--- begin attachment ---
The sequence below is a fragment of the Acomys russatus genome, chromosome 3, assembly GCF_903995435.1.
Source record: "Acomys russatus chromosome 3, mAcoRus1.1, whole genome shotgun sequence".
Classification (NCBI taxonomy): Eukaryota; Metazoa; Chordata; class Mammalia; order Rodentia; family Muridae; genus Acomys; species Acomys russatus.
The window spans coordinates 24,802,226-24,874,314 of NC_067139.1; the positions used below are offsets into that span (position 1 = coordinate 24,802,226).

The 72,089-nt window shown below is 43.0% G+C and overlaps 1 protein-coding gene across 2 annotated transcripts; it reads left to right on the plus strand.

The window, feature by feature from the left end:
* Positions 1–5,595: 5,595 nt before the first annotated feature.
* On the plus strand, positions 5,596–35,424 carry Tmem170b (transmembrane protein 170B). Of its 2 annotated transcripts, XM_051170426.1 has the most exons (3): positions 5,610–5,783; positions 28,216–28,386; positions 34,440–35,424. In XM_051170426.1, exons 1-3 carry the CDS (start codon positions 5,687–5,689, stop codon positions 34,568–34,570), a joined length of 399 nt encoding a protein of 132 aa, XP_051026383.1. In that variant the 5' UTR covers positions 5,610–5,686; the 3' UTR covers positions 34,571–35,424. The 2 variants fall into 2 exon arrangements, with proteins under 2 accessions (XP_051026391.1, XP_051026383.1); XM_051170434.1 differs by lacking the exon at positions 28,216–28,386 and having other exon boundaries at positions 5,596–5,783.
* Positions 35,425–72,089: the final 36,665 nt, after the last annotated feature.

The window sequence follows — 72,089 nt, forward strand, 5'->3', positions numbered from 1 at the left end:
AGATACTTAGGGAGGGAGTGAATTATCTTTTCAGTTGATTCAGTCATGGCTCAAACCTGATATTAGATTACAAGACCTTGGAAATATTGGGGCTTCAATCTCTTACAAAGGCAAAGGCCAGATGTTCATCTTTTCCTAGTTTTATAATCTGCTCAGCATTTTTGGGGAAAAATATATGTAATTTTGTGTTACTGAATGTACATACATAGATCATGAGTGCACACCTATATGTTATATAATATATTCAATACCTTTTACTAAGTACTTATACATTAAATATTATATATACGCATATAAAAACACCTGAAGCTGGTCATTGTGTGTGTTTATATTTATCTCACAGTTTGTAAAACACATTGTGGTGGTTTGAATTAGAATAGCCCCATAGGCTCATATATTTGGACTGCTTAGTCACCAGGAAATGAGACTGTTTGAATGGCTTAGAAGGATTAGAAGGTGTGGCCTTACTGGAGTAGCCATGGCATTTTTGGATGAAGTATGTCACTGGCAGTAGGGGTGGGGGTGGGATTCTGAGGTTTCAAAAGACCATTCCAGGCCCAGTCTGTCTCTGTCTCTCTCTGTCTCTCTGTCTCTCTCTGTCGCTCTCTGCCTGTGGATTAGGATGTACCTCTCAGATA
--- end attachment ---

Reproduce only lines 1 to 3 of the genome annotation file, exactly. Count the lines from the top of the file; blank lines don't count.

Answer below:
The sequence below is a fragment of the Acomys russatus genome, chromosome 3, assembly GCF_903995435.1.
Source record: "Acomys russatus chromosome 3, mAcoRus1.1, whole genome shotgun sequence".
Classification (NCBI taxonomy): Eukaryota; Metazoa; Chordata; class Mammalia; order Rodentia; family Muridae; genus Acomys; species Acomys russatus.